In short, the use of the employees of an authorized in-state representative to make sales solicitations by manual transmission of coupons cannot reasonably be characterized as "mere advertising." Booksellers's conduct in California on petitioner's behalf is clearly distinguishable from sellers who purchase space in a media vehicle, like a newspaper, to distribute coupons to existing and potential customers. Hence, Booksellers's authorized coupon distribution in this state constituted a "selling" activity on petitioner's behalf under subdivision (c)(2) of Section 6203.
The fact that petitioner's authorized representative, Booksellers, only distributed petitioner's coupons corroborates that it is a selling activity, rather than mere advertising. (Cf. Borders, finding an in-state, authorized representative's preferential return policy, favoring customers of an out-of-state retailer, to be a selling activity.)
In Quill Corp. v. North Dakota (1992) 504 U.S. 298 [hereafter Quill], the United States Supreme Court held that, pursuant to the Commerce Clause of the United States Constitution, a state cannot impose a use tax collection obligation on out-of-state retailers unless those retailers have "substantial nexus" with that state. The Quill court explained that, to establish commerce-clause nexus, a state must show that the out-of-state retailer, or a representative of the out-of-state retailer, has a sufficiently substantial physical presence in the state to justify the imposition of a use tax collection obligation. (Ibid.) In this case, petitioner had a substantial physical presence in California through the many places of business and employees of Booksellers, petitioner's authorized representative in this state for the purpose of selling tangible personal property. Petitioner's substantial physical presence in this state more than suffices to establish that petitioner had commerce-clause nexus with California during the coupon distribution period. (See ibid.)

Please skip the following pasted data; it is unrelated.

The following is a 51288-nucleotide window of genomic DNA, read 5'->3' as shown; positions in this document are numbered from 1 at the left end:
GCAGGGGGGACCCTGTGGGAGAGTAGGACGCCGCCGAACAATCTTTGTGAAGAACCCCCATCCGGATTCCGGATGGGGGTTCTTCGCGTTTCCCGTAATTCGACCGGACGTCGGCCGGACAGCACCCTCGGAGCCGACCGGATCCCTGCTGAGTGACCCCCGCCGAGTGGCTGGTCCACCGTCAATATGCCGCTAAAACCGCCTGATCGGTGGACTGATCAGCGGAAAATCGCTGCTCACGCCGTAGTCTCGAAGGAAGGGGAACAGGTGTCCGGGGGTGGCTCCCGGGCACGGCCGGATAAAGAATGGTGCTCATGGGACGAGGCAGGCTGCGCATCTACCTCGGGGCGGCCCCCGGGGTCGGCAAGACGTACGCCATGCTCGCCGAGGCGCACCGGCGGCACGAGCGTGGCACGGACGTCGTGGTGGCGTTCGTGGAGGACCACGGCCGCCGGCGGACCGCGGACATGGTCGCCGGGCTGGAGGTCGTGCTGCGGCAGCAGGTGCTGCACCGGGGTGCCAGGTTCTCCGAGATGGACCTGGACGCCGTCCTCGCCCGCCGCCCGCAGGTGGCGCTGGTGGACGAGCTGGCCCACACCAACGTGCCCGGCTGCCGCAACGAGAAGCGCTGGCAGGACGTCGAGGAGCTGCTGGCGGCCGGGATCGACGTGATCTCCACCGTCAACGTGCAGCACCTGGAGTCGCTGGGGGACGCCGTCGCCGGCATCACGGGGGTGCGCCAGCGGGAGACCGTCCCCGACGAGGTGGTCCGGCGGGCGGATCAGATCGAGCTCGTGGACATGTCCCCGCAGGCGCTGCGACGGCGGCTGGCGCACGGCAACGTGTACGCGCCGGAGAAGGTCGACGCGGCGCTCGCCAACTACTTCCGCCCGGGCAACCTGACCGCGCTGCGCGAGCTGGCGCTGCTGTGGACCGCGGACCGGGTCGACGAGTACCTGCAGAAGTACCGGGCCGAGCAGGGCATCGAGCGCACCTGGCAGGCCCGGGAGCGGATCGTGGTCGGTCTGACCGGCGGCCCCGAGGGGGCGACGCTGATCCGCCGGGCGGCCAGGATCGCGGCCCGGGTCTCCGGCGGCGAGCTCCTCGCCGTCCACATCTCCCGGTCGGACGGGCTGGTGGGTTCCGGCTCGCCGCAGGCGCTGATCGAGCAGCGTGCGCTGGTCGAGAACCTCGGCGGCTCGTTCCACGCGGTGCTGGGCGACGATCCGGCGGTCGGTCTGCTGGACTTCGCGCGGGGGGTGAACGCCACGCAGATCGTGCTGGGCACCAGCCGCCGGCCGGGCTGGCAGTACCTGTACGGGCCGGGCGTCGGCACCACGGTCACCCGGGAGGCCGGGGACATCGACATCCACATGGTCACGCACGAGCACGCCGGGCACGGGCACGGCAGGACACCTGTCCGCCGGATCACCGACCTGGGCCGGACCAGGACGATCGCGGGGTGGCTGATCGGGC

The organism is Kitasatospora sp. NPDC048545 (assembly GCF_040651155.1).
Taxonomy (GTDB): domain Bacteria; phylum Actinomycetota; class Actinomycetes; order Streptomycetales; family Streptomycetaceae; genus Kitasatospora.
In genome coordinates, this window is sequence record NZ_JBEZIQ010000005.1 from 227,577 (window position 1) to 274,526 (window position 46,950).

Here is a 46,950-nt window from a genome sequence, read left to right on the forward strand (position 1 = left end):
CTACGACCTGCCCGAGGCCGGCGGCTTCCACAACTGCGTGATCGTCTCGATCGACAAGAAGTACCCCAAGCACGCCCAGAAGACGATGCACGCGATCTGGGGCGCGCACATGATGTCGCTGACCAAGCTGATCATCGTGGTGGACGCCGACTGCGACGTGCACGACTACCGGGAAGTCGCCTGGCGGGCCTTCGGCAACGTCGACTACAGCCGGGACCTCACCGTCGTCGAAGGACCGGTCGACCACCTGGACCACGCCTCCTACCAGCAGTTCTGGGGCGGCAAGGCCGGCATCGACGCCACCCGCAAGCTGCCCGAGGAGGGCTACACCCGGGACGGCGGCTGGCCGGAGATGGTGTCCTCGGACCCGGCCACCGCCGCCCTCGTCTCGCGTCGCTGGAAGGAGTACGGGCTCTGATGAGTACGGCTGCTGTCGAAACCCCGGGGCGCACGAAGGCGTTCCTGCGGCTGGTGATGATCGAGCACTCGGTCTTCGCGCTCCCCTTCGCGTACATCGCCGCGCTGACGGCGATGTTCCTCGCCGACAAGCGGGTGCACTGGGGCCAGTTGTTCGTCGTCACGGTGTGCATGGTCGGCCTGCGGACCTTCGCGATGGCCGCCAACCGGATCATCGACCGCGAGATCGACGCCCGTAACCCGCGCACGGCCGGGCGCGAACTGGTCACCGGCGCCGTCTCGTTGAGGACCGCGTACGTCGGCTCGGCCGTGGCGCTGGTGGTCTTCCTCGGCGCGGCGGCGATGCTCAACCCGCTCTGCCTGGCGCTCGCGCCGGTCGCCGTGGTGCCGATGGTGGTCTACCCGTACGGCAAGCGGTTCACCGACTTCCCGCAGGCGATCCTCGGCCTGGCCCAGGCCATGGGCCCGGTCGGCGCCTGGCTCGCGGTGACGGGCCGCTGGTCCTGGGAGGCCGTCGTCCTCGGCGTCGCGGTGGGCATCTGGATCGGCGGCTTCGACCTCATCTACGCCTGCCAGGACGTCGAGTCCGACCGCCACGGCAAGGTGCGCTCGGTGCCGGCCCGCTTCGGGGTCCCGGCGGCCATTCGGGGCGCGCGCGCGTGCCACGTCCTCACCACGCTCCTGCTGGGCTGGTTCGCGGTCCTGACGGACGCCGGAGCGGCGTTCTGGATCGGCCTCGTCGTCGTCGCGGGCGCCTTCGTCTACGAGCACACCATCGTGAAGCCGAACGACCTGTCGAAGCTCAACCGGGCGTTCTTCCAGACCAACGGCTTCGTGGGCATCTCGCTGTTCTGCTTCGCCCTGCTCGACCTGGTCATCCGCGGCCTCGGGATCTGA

In sum, the evidence is sufficient to establish that Booksellers, acting as petitioner's authorized representative, distributed the coupons for petitioner in California during the audit period. Such solicitation activities were an integral part of petitioner's selling tangible personal property. Therefore, due to Booksellers's actions in California as petitioner's authorized in-state representative, petitioner was a "retailer engaged in business in this state" during the audit period. Accordingly, petitioner was obligated to collect, and remit, use tax from petitioner's California customers during the audit period. (Rev. & Tax. Code, §§ 6203, subds. (a) & (c)(2), 6204.)
Adopted at Sacramento, California, on September 12, 2002.
Dean Andal, Member
Johan Klehs, Member
Claude Parrish, Member
 The Department has not alleged that Borders, during the period at issue, engaged in any activities on petitioner's behalf in California that would constitute "delivering, installing, assembling, or the taking of orders for any tangible personal property" as these terms are used under subdivision (c)(2) of Section 6203.